High-density polyethylene

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HDPE has SPI resin ID code 2

High-density polyethylene (HDPE) or polyethylene high-density (PEHD) is a polyethylene thermoplastic made from petroleum. Known for its large strength to density ratio, HDPE is commonly used in the production of plastic bottles, corrosion-resistant piping, geomembranes, and plastic lumber. HDPE is commonly recycled, and has the number "2" as its resin identification code (formerly known as recycling symbol).

In 2007, the global HDPE market reached a volume of more than 30 million tons.[1]

Properties[edit]

HDPE is known for its large strength to density ratio.[2] The density of high-density polyethylene can range from 0.93 to 0.97 g/cm3.[3] Although the density of HDPE is only marginally higher than that of low-density polyethylene, HDPE has little branching, giving it stronger intermolecular forces and tensile strength than LDPE. The difference in strength exceeds the difference in density, giving HDPE a higher specific strength.[4] It is also harder and more opaque and can withstand somewhat higher temperatures (120 °C/ 248 °F for short periods, 110 °C /230 °F continuously). High-density polyethylene, unlike polypropylene, cannot withstand normally required autoclaving conditions. The lack of branching is ensured by an appropriate choice of catalyst (e.g., Ziegler-Natta catalysts) and reaction conditions.

Applications[edit]

HDPE pipe installation in storm drain project in Mexico.

HDPE is resistant to many different solvents and has a wide variety of applications, including:

HDPE is also used for cell liners in subtitle D sanitary landfills, wherein large sheets of HDPE are either extrusion or wedge welded to form a homogeneous chemical-resistant barrier, with the intention of preventing the pollution of soil and groundwater by the liquid constituents of solid waste.

HDPE is preferred by the pyrotechnics trade for mortars over steel or PVC tubes, being more durable and safer. HDPE tends to rip or tear in a malfunction instead of shattering and becoming shrapnel like the other materials.

Milk jugs and other hollow goods manufactured through blow molding are the most important application area for HDPE – More than 8 million tons, or nearly one third of worldwide production, was applied here. In addition to being recycled using conventional processes, HDPE can also be processed by recyclebots into filament for 3-D printers via distributed recycling.[6] There is some evidence that this form of recycling is less energy intensive than conventional recycling, which can involve a large embodied energy for transportation. [7][8][9]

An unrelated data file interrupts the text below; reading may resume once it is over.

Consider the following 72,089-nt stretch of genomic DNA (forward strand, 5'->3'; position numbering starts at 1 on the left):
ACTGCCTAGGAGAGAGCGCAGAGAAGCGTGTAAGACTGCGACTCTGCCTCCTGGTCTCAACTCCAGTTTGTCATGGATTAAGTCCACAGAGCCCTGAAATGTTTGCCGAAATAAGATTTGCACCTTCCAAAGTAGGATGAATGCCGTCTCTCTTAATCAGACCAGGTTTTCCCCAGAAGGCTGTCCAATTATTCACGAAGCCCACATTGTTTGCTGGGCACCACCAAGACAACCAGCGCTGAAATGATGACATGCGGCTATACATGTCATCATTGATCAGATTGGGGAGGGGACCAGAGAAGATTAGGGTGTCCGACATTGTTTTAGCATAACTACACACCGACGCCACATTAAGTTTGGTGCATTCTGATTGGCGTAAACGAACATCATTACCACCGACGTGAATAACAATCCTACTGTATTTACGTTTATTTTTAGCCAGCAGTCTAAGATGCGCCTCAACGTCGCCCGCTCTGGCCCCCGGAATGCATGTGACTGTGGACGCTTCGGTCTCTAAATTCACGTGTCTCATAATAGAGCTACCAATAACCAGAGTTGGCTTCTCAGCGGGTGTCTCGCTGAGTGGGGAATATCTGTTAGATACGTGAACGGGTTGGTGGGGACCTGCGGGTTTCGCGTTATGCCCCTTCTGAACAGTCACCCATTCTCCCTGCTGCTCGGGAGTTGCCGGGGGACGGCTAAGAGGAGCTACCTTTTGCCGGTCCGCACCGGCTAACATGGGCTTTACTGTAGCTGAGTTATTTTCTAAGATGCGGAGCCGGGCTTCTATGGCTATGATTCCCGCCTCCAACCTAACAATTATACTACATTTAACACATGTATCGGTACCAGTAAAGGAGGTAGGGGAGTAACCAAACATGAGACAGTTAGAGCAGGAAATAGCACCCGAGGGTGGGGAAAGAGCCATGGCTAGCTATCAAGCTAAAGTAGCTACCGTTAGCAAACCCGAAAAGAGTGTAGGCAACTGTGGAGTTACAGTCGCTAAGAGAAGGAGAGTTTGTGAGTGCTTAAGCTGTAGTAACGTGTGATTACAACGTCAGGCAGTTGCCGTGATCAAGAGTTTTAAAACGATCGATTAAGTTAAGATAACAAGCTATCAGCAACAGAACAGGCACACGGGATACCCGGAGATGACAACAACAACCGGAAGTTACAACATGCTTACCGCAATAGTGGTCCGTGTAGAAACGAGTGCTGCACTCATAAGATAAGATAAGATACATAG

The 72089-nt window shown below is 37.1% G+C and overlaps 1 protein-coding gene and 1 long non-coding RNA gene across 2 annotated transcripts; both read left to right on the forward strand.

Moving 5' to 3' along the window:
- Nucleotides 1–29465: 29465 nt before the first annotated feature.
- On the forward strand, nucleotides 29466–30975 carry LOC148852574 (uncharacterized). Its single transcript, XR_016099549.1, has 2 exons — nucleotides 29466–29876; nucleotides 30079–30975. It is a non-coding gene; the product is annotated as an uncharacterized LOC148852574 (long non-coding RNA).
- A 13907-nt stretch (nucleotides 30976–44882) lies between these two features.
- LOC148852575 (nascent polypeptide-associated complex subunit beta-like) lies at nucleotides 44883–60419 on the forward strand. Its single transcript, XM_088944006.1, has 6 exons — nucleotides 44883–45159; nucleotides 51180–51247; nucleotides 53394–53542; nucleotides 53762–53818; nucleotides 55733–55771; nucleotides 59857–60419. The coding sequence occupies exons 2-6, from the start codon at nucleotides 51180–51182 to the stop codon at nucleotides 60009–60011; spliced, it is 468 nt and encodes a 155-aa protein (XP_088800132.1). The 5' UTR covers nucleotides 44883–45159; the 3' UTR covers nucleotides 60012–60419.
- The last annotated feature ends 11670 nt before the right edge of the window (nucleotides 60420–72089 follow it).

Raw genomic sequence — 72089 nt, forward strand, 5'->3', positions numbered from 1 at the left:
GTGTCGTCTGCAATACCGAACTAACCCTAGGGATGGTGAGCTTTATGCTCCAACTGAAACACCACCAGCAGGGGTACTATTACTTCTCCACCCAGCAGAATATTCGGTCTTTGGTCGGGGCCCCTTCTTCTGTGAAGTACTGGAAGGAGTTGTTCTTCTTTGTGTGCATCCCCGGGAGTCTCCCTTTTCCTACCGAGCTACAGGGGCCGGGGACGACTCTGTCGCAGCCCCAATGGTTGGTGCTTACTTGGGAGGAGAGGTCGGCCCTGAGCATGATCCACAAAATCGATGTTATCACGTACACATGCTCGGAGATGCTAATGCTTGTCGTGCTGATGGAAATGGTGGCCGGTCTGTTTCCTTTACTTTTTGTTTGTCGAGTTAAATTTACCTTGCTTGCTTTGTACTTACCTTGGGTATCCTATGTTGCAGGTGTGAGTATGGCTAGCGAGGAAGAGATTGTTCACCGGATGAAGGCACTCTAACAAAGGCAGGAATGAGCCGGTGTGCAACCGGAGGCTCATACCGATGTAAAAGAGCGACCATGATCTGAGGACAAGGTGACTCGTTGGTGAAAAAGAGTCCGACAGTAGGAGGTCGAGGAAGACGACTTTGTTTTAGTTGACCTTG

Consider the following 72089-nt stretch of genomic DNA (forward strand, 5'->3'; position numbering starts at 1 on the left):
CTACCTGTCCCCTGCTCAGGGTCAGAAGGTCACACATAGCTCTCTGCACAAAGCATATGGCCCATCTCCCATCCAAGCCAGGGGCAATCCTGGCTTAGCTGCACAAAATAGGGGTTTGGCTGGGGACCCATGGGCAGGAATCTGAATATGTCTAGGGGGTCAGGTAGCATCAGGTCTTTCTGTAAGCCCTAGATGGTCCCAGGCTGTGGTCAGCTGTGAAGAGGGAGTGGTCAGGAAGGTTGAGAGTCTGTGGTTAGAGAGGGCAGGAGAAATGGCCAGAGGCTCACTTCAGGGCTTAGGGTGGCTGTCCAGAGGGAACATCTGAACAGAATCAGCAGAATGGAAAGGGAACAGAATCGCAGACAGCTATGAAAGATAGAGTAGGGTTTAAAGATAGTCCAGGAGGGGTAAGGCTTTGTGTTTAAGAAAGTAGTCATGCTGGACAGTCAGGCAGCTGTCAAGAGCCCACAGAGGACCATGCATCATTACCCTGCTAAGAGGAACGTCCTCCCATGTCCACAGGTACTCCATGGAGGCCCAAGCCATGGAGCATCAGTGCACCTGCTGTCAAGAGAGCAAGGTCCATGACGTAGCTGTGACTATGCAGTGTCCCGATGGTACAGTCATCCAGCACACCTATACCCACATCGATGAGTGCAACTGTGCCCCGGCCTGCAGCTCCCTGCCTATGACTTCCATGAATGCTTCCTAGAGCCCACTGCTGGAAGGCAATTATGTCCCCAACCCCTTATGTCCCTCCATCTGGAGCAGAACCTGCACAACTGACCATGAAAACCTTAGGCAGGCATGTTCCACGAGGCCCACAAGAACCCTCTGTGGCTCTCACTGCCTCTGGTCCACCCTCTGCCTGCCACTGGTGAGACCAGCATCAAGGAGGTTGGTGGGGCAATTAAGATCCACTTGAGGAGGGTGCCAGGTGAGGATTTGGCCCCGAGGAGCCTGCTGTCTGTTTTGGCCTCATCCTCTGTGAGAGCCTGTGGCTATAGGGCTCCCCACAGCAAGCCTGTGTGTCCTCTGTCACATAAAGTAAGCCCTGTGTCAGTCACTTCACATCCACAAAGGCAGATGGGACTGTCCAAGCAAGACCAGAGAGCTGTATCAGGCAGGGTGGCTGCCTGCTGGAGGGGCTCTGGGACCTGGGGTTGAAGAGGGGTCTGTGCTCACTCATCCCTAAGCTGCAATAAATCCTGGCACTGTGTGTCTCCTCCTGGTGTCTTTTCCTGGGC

Above all, China, where beverage bottles made from HDPE were first imported in 2005, is a growing market for rigid HDPE packaging, as a result of its improving standard of living. In India and other highly populated, emerging nations, infrastructure expansion includes the deployment of pipes and cable insulation made from HDPE.[1] The material has benefited from discussions about possible health and environmental problems caused by PVC and Polycarbonate associated Bisphenol A, as well as its advantages over glass, metal and cardboard.

See also[edit]

References[edit]

  1. ^ a b "Market Study: Polyethylene HDPE". Ceresana Research. 
  2. ^ Dermnet.org.nz. Thermoforming HDPE
  3. ^ Typical Properties of Polyethylene (PE). Ides.com. Retrieved on 2011-12-30.
  4. ^ Compare Materials: HDPE and LDPE. Makeitfrom.com. Retrieved on 2011-12-30.
  5. ^ Dermnet.org.nz. Dermnet.org.nz (2011-07-01). Retrieved on 2011-12-30.
  6. ^ Christian Baechler, Matthew DeVuono, and Joshua M. Pearce, “Distributed Recycling of Waste Polymer into RepRap FeedstockRapid Prototyping Journal, 19(2), pp. 118-125 (2013). open access
  7. ^ M.A. Kreiger, M.L. Mulder, A.G. Glover, J. M. Pearce, Life Cycle Analysis of Distributed Recycling of Post-consumer High Density Polyethylene for 3-D Printing Filament, Journal of Cleaner Production, DOI:http://dx.doi.org/10.1016/j.jclepro.2014.02.009. open access
  8. ^ The importance of the Lyman Extruder, Filamaker, Recyclebot and Filabot to 3D printing – VoxelFab, 2013.
  9. ^ M. Kreiger, G. C. Anzalone, M. L. Mulder, A. Glover and J. M Pearce (2013). Distributed Recycling of Post-Consumer Plastic Waste in Rural Areas. MRS Online Proceedings Library, 1492, mrsf12-1492-g04-06 doi:10.1557/opl.2013.258. open access

External links[edit]